Monster Lie algebra

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Template:Inline In mathematics, the monster Lie algebra is an infinite-dimensional generalized Kac–Moody algebra acted on by the monster group, which was used to prove the monstrous moonshine conjectures.


The monster Lie algebra m is a Z2-graded Lie algebra. The piece of degree (m,n) has dimension cmn if (m,n) is nonzero, and dimension 2 if (m,n) is (0,0). The integers cn are the coefficients of qn of the j-invariant as elliptic modular function

The Cartan subalgebra is the 2-dimensional subspace of degree (0,0), so the monster Lie algebra has rank 2.

The monster Lie algebra has just one real simple root, given by the vector (1,-1), and the Weyl group has order 2, and acts by mapping (m,n) to (n,m). The imaginary simple roots are the vectors

(1,n) for n = 1,2,3,...,

and they have multiplicities cn.

The denominator formula for the monster Lie algebra is the product formula for the j-invariant:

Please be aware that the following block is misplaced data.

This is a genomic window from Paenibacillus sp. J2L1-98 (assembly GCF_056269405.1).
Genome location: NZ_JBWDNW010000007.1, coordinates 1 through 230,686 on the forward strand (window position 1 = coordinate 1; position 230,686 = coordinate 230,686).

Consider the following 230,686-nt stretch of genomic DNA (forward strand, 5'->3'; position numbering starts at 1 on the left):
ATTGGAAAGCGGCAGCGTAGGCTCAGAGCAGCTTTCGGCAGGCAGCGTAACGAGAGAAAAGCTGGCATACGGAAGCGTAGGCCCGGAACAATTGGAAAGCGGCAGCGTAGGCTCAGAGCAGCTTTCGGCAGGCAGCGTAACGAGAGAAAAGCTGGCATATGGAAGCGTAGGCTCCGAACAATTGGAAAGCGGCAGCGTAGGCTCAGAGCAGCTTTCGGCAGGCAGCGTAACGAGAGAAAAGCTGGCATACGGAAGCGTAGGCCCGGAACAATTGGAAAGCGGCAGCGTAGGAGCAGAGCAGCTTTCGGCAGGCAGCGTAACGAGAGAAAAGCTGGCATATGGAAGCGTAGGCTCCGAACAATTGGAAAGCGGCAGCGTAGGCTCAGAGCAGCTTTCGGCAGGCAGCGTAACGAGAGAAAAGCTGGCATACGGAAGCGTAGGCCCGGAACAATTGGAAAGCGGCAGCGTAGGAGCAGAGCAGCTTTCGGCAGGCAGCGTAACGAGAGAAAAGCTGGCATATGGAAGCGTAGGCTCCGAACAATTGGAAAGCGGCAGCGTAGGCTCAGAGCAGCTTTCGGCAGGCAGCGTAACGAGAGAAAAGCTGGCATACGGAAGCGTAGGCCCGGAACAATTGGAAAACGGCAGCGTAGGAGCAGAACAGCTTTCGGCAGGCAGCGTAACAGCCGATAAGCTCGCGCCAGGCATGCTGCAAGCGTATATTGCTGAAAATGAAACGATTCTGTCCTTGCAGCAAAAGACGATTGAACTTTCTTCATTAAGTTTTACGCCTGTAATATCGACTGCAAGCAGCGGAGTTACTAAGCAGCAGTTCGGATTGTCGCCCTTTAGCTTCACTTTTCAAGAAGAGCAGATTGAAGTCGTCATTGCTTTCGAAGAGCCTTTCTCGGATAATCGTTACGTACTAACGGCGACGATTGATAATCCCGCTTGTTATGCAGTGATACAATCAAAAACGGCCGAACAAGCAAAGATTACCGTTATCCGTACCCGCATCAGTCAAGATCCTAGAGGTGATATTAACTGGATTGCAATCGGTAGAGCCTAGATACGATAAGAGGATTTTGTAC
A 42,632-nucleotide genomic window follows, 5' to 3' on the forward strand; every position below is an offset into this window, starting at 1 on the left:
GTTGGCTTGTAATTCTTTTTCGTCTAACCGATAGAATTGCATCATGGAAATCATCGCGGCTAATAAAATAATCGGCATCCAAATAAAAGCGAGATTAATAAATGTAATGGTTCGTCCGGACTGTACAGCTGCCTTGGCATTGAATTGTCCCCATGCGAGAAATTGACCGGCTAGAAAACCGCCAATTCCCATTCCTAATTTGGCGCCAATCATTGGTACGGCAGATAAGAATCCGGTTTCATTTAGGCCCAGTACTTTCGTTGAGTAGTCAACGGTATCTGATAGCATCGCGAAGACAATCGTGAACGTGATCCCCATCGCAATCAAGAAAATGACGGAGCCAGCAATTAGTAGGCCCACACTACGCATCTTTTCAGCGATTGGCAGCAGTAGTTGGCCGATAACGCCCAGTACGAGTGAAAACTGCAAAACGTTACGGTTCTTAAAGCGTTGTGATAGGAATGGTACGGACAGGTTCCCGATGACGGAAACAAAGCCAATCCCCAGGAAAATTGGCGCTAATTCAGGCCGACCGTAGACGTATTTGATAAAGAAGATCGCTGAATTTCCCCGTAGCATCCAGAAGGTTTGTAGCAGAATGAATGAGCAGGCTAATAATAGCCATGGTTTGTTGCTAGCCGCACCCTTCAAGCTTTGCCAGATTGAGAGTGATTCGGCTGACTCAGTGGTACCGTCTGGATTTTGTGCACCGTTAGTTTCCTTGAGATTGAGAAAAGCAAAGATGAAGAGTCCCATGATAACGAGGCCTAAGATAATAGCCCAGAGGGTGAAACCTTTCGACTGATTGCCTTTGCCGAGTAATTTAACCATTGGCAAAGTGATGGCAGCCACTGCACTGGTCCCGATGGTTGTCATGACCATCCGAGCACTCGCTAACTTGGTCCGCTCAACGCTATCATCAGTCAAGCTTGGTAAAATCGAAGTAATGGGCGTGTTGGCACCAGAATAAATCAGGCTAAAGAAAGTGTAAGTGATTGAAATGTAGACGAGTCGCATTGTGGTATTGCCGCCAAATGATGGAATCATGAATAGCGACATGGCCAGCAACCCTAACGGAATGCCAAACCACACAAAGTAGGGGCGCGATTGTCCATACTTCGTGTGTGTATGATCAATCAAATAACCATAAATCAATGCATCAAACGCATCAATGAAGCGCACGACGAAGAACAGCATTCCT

There are two ways to construct the monster Lie algebra. As it is a generalized Kac–Moody algebra whose simple roots are known, it can be defined by explicit generators and relations; however, this presentation does not give an action of the monster group on it.

It can also be constructed from the monster vertex algebra by using the Goddard–Thorn theorem of string theory. This construction is much harder, but has the advantage of proving that the monster group acts naturally on it.


  • Richard Borcherds, "Vertex algebras, Kac-Moody algebras, and the Monster", Proc. Natl. Acad. Sci. USA. 83 (1986) 3068-3071
  • Igor Frenkel, James Lepowsky, Arne Meurman, "Vertex operator algebras and the Monster". Pure and Applied Mathematics, 134. Academic Press, Inc., Boston, MA, 1988. liv+508 pp. ISBN 0-12-267065-5
  • Victor Kac, "Vertex algebras for beginners". University Lecture Series, 10. American Mathematical Society, 1998. viii+141 pp. ISBN 0-8218-0643-2
  • R. W. Carter, "Lie Algebras of Finite and Affine Type", Cambridge Studies No. 96, 2005, ISBN 0-521-85138-6 (Introductory study text with a brief account of Borcherds algebra in Ch. 21)